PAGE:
Having the right tools always makes any job easier.  For planning your business’ cash flow, the best tool is a weekly cash flow plan.  Daily cash planning is too tedious, and monthly or annual plans do not give you the visibility and flexibility to see the cash flow potholes in the road ahead of you.

Seasoned entrepreneurs, even Fortune 500 companies, use weekly cash flow planning in their businesses consistently.  Even large, profitable companies have times when there is more cash leaving the company than coming in, and it is critical for them to know how much and when. 

A good weekly cash flow model forecasts three elements: Cash inflow, cash outflow and liquidity.

For cash inflow, you must track two factors: sales and collections. 

More than likely, there is a delay between when you sell something and when the cash actually arrives in your checking account.  You might receive payment in a couple of days, or you might get deposits now and final payments later.  You might sell everything on credit and have different terms, or your clients might have different times when they can pay you.  This timing is critical to know, as it will tell you the difference between selling something and actually having the cash from that sale.  This is important for paying the bills and making payroll.

Cash outflow has two elements: purchases and disbursements. 

Ordering an item and paying for it are two different things.  You must know the seller’s terms and when you run payroll to know when you need cash for your business. Without knowing these factors, you could end up with negative balances in your checking account, and your bank will charge you a large fee. Sometimes, that fee can be more than the check you wrote.  Then, you will have to deal with the bounced check.  Nothing breaks trust with others like a bounced check.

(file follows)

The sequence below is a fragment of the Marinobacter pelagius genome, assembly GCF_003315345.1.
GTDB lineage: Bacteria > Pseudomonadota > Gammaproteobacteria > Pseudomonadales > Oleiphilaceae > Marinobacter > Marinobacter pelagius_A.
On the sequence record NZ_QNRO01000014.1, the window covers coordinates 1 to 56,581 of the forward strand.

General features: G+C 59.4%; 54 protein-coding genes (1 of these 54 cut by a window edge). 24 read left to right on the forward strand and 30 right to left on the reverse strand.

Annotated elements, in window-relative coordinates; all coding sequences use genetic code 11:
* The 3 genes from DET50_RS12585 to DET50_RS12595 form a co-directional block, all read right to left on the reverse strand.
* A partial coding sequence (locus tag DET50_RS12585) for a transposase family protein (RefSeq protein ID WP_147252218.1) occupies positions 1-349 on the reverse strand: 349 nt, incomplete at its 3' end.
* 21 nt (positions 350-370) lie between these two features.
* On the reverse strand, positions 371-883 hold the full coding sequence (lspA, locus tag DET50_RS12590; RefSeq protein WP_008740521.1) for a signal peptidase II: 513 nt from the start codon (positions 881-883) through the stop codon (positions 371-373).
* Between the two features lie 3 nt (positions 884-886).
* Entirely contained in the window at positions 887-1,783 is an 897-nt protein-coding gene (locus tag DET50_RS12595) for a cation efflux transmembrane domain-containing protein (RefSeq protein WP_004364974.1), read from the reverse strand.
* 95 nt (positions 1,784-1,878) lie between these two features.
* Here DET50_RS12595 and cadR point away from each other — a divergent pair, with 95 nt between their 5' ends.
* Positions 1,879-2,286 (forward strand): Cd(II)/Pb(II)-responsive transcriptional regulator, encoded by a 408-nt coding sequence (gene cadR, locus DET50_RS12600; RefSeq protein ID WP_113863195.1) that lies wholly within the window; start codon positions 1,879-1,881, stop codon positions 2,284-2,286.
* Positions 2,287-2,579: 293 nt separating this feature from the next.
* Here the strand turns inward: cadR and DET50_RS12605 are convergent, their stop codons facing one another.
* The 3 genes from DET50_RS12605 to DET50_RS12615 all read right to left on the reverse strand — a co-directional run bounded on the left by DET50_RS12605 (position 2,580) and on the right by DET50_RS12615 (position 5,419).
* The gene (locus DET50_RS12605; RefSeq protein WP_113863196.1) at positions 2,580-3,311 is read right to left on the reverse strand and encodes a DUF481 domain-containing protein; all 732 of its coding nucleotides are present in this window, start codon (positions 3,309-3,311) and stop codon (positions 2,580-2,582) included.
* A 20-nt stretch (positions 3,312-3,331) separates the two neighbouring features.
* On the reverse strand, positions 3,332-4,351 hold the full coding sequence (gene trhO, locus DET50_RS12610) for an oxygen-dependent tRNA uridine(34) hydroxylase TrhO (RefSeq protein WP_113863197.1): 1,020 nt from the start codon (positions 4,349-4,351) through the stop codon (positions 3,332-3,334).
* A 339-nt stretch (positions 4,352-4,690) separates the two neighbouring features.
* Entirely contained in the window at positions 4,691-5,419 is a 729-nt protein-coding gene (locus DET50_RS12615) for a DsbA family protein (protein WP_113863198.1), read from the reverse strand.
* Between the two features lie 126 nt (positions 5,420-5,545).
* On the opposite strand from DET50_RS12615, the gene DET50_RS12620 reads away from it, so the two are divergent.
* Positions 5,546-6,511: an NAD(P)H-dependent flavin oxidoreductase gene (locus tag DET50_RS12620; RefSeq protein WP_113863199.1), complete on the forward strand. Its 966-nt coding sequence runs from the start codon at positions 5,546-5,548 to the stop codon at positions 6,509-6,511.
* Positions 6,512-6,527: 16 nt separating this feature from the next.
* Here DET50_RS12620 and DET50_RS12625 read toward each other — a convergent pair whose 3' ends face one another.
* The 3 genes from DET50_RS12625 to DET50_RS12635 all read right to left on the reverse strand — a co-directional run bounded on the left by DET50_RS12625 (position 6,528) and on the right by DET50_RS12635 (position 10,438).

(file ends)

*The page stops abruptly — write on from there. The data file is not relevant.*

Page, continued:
Finally, you must understand your liquidity. 

Without this calculation, you really are not measuring cash flow. All businesses have a time when cash in the bank is tight and the inflows and outflows do not match. Banks and other lenders can provide you with the patch for much of those gaps in the form of loans. Those loans are liquidity. Sometimes, that liquidity comes in the form of a credit card.  Sometimes, liquidity is measured by money you have put in the business in the form of a loan or equity.

To measure all of this activity, you should use a tool called a weekly cash flow model.  A good weekly cash flow plan shows you not only where the cash is coming and going from your business, but also how much cash you have on hand and how much you have left to borrow from a lender or credit cards.

There are many weekly cash flow plan templates available for a cost and for free online.  You should seek out a SCORE Mentor to help you find one of these tools, and learn how to make a weekly cash flow plan part of your good business habits.

About the Author(s)

Ken Yager

Ken Yager is President of Newpoint Advisors Corporation, a turnaround consulting firm dedicated to improving troubled and financially underperforming businesses with revenues of $1-50MM and/or credits of less than $10MM. He has 25 years of executive leadership experience and is a fierce advocate for capital preservation and saving jobs.

President , Newpoint Advisors Corporation
cash flow